ASU Electronic Theses and Dissertations

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Alzheimer’s Disease (AD), a neurodegenerative disease is a progressive disease that affects the brain gradually with time and worsens. Reliable and early diagnosis of AD and its prodromal stages (i.e. Mild Cognitive Impairment(MCI)) is essential. Fluorodeoxyglucose (FDG) positron emission tomography (PET) measures the decline in the regional cerebral metabolic rate for glucose, offering a reliable metabolic biomarker even on presymptomatic AD patients. PET scans provide functional information that is unique and unavailable using other types of imaging. The computational efficacy of FDG-PET data alone, for the classification of various Alzheimer’s Diagnostic categories (AD, MCI (LMCI, EMCI), Control) has not been ...

Contributors
Singh, Shibani, Wang, Yalin, Li, Baoxin, et al.
Created Date
2017

Cardiovascular disease (CVD) is the leading cause of mortality yet largely preventable, but the key to prevention is to identify at-risk individuals before adverse events. For predicting individual CVD risk, carotid intima-media thickness (CIMT), a noninvasive ultrasound method, has proven to be valuable, offering several advantages over CT coronary artery calcium score. However, each CIMT examination includes several ultrasound videos, and interpreting each of these CIMT videos involves three operations: (1) select three enddiastolic ultrasound frames (EUF) in the video, (2) localize a region of interest (ROI) in each selected frame, and (3) trace the lumen-intima interface and the media-adventitia ...

Contributors
Shin, Jae Yul, Liang, Jianming, Maciejewski, Ross, et al.
Created Date
2016

Surgery as a profession requires significant training to improve both clinical decision making and psychomotor proficiency. In the medical knowledge domain, tools have been developed, validated, and accepted for evaluation of surgeons' competencies. However, assessment of the psychomotor skills still relies on the Halstedian model of apprenticeship, wherein surgeons are observed during residency for judgment of their skills. Although the value of this method of skills assessment cannot be ignored, novel methodologies of objective skills assessment need to be designed, developed, and evaluated that augment the traditional approach. Several sensor-based systems have been developed to measure a user's skill quantitatively, ...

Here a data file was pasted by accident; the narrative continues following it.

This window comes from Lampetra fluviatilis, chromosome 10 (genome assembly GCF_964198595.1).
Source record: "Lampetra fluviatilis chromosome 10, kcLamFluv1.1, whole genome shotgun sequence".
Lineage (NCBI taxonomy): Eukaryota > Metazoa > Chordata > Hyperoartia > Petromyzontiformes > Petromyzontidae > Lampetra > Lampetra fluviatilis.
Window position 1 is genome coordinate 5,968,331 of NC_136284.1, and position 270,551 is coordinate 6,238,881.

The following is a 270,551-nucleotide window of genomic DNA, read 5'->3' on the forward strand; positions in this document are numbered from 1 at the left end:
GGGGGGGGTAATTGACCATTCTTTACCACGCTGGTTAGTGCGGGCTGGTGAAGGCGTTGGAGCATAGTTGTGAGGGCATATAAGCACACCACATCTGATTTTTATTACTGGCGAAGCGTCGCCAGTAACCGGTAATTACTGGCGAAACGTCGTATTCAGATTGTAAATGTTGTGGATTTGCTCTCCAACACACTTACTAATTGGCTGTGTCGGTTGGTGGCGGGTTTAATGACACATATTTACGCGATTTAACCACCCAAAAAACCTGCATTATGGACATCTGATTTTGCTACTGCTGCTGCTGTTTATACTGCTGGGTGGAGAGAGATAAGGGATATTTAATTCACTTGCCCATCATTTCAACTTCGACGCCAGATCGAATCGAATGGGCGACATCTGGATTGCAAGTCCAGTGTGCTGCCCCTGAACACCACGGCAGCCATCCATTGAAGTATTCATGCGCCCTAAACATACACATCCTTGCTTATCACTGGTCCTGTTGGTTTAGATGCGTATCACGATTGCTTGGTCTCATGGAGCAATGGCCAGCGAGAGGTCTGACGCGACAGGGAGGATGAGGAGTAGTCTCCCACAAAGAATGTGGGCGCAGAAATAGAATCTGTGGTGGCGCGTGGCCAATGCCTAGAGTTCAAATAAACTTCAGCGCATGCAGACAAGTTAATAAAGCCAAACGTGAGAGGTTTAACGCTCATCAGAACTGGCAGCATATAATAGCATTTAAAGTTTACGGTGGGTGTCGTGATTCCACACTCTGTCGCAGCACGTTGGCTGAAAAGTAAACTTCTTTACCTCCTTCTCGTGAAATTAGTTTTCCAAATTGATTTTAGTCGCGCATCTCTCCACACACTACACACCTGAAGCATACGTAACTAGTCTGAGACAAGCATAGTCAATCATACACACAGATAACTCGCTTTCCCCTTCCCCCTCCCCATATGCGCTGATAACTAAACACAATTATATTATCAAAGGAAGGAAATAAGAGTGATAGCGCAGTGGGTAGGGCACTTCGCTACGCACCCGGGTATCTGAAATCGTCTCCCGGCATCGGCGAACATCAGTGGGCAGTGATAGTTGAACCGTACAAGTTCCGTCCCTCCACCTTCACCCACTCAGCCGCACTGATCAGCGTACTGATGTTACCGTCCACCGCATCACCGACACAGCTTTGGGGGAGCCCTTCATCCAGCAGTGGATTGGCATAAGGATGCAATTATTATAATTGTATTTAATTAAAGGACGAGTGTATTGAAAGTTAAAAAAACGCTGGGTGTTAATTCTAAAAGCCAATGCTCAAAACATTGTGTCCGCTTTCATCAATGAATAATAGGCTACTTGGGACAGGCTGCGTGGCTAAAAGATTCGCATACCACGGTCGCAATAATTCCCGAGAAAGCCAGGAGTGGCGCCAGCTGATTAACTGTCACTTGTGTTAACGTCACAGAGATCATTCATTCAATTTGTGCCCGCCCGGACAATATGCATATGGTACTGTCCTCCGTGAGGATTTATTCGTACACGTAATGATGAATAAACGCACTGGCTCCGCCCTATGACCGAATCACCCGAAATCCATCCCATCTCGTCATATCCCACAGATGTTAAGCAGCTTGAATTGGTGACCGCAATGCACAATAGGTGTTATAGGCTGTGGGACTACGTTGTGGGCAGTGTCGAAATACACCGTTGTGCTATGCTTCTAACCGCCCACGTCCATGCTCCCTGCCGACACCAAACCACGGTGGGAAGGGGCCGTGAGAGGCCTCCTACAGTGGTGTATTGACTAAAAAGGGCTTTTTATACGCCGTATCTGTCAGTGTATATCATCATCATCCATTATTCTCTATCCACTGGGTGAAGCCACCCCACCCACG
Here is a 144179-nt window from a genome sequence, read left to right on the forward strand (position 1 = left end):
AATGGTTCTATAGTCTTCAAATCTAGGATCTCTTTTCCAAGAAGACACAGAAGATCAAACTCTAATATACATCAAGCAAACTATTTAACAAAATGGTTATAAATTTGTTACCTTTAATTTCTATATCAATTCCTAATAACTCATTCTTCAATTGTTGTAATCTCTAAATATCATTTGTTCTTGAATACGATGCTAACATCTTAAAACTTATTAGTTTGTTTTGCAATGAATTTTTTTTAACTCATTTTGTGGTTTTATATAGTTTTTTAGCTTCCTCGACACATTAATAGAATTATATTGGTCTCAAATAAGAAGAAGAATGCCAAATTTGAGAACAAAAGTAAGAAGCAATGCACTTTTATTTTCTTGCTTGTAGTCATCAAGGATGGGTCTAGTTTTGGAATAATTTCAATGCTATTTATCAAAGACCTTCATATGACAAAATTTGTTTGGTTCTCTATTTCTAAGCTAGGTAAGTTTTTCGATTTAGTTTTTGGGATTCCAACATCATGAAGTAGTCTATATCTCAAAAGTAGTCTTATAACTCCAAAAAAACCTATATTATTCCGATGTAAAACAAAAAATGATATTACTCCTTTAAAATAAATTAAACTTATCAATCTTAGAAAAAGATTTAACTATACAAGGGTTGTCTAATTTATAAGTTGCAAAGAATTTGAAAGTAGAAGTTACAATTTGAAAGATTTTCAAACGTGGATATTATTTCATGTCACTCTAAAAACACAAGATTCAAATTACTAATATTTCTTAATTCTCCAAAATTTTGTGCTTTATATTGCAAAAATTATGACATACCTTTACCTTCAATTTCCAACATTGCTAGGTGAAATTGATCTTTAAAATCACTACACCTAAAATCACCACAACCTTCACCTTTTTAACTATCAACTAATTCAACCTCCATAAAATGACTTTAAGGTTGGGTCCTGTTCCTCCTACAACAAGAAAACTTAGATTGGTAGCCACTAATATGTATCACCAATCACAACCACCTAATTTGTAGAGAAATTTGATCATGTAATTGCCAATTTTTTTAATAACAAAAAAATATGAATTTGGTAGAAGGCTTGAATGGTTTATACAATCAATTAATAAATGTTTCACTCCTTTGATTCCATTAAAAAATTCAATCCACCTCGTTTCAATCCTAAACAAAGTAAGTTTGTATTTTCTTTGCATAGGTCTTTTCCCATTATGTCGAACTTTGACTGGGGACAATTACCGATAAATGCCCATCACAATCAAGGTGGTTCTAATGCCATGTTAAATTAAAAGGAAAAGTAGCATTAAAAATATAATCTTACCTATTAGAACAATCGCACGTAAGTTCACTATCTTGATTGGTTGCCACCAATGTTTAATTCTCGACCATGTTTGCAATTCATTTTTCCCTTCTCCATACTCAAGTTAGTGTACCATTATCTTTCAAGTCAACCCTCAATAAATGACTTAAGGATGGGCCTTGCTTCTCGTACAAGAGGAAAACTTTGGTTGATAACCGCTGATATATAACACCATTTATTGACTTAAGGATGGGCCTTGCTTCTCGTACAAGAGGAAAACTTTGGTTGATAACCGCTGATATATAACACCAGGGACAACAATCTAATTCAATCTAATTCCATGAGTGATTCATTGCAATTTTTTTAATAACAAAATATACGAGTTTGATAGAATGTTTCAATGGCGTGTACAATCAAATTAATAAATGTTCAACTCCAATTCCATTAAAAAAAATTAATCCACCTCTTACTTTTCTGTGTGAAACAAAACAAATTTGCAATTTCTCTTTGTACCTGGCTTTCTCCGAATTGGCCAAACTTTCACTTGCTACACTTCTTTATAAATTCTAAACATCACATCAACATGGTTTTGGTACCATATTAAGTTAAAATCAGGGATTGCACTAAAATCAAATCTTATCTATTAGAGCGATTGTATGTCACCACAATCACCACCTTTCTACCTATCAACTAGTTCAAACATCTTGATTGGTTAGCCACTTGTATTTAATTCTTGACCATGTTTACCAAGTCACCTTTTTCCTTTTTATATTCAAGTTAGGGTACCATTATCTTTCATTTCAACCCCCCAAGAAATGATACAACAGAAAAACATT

Contributors
Islam, Gazi, Li, Baoxin, Liang, Jianming, et al.
Created Date
2013

High-level inference tasks in video applications such as recognition, video retrieval, and zero-shot classification have become an active research area in recent years. One fundamental requirement for such applications is to extract high-quality features that maintain high-level information in the videos. Many video feature extraction algorithms have been purposed, such as STIP, HOG3D, and Dense Trajectories. These algorithms are often referred to as “handcrafted” features as they were deliberately designed based on some reasonable considerations. However, these algorithms may fail when dealing with high-level tasks or complex scene videos. Due to the success of using deep convolution neural networks (CNNs) ...

Contributors
Hu, Sheng-Hung, Li, Baoxin, Turaga, Pavan, et al.
Created Date
2016

Computational visual aesthetics has recently become an active research area. Existing state-of-art methods formulate this as a binary classification task where a given image is predicted to be beautiful or not. In many applications such as image retrieval and enhancement, it is more important to rank images based on their aesthetic quality instead of binary-categorizing them. Furthermore, in such applications, it may be possible that all images belong to the same category. Hence determining the aesthetic ranking of the images is more appropriate. To this end, a novel problem of ranking images with respect to their aesthetic quality is formulated ...

Contributors
Gattupalli, Jaya Vijetha R., Li, Baoxin, Davulcu, Hasan, et al.
Created Date
2016

This collection includes most of the ASU Theses and Dissertations from 2011 to present. ASU Theses and Dissertations are available in downloadable PDF format; however, a small percentage of items are under embargo. Information about the dissertations/theses includes degree information, committee members, an abstract, supporting data or media.

In addition to the electronic theses found in the ASU Digital Repository, ASU Theses and Dissertations can be found in the ASU Library Catalog.

Dissertations and Theses granted by Arizona State University are archived and made available through a joint effort of the ASU Graduate College and the ASU Libraries.

For more information or questions about this collection contact or visit the Digital Repository ETD Library Guide or contact the ASU Graduate College at gradformat@asu.edu.